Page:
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FDA ap­proves one of the prici­est new treat­ments of all time — blue­bird's gene ther­a­py for be­ta tha­lassemia

The FDA on Wednesday approved the first gene therapy for a chronic condition — bluebird bio’s new Zynteglo (beti-cel) as a potentially curative treatment for those with transfusion-dependent thalassemia.

The thumbs-up from the FDA follows a unanimous adcomm vote in June, with outside experts pointing to extraordinary efficacy, with 89% of subjects with TDT who received beti-cel having achieved transfusion independence.

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Kate Haviland, Blueprint Medicines CEO

Blue­print met all its end­points in bid for ex­pand­ed Ay­vak­it la­bel — but stock trends low­er any­way

Blueprint Medicines announced this morning that the second part of its study on Ayvakit in non-advanced systemic mastocytosis (SM) — a rare disease in which a type of white blood cells known as mast cells builds up — met all endpoints, but the biopharma left key questions unanswered.

In 212 patients, with 141 in the treatment arm and 71 in the control arm, patients who got Ayvakit saw an average 15.6-point decrease in their symptom scores compared to a 9.2-point decrease in the placebo arm at 24 weeks. In an extension study, those on Ayvakit saw their symptom scores drop by 20.2 points by week 48.

James Sabry, Roche global head of pharma partnering

Roche, Genen­tech plunk down $60M up­front to part­ner with Chi­nese phar­ma on PRO­TAC-based prostate can­cer drug

Roche and Genentech are always on the hunt for deals, and on Thursday they found their newest partner.

The pair will team up with the Chinese pharma company Jemincare to push forward a new program for prostate cancer, the companies announced. Roche is ponying up $60 million upfront to get its hands on the candidate and promising up to $590 million in biobucks, plus royalties, down the line.

In return, Genentech will get a worldwide license to develop the program, known as JMKX002992, and bring it to market.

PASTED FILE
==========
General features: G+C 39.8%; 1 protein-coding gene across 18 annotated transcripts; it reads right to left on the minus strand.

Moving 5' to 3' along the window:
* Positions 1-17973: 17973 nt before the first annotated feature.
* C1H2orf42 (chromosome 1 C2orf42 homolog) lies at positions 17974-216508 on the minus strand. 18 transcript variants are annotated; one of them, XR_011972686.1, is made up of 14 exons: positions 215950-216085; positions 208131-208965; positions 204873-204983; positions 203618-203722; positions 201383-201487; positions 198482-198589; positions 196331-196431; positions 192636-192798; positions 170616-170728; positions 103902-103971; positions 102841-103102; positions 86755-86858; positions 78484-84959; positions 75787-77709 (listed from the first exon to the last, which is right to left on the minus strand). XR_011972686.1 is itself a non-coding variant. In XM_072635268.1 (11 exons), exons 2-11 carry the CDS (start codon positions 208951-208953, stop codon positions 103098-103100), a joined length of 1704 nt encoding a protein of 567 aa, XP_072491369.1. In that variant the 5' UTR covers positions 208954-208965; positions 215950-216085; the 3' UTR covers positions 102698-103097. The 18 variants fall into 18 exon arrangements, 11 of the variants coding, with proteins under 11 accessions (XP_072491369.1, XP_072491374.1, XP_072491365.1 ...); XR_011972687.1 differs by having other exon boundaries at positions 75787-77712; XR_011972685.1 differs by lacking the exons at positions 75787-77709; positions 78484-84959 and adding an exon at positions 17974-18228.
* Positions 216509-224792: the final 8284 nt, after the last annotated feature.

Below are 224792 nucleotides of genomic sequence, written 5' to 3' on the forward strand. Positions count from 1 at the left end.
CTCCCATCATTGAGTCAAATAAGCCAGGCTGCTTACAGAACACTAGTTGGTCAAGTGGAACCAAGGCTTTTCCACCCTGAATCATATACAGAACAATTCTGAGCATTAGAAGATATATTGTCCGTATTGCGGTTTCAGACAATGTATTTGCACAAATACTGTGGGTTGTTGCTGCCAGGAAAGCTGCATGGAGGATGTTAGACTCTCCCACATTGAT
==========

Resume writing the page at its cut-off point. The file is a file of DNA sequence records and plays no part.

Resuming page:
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Andrew Hopkins, Exscientia CEO

Ex­sci­en­tia ter­mi­nates Bay­er pact half a year ear­ly, col­lect­ing small por­tion of €240M promised

Bayer and Exscientia are winding down their three-year collaboration, leaving the big German pharma to take the AI-designed compounds born out of the pact further.

London-based Exscientia revealed in its Q2 update that the partners have “mutually agreed to end” their collaboration, which kicked off in early 2020, after recently achieving a drug discovery milestone. In an SEC filing, Exscientia said it terminated the pact on May 30, about six months early.

Paul Hudson, Sanofi CEO (Eric Piermont/AFP via Getty Images)

Up­dat­ed: Hit by an­oth­er PhI­II flop, Sanofi culls breast can­cer drug — sound­ing alarm for the class

Sanofi is officially giving up on its oral SERD.

The French drugmaker put out word Wednesday morning that it will discontinue the global development program of amcenestrant, the selective estrogen receptor degrader once billed as a top late-stage prospect. Having already failed a Phase II monotherapy test earlier this year, a combo with the drug also missed the bar in a second trial for breast cancer, triggering the decision to drop the whole program.

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Bayer's first DTC ad campaign for chronic kidney disease drug Kerendia spells out its benefits

Bay­er aims to sim­pli­fy the com­plex­i­ties of CKD with an ABC-themed ad cam­paign

Do you know the ABCs of CKD in T2D? Bayer’s first ad campaign for Kerendia tackles the complexity of chronic kidney disease with a play on the acronym (CKD) and its connection to type 2 diabetes (T2D).

Kerendia was approved last year as the first and only non-steroidal mineralocorticoid receptor antagonist to treat CKD in people with type 2 diabetes.

In the TV commercial launched this week, A is for awareness, B is for belief and C is for cardiovascular, explained in the ad as awareness of the connection between type 2 and kidney disease, belief that something can be done about it, and cardiovascular events that may be reduced with treatment.

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James Mock, incoming CFO at Moderna

Mod­er­na taps new CFO from PerkinElmer af­ter for­mer one-day CFO oust­ed

When Moderna hired a new CFO last year,  it didn’t expect to see him gone after only one day. Today the biotech named his — likely much more vetted — replacement.

The mRNA company put out word early Wednesday that after the untimely departure of then brand-new CFO Jorge Gomez, it has now found a replacement in James Mock, the soon-to-be former CFO at diagnostics and analytics company PerkinElmer.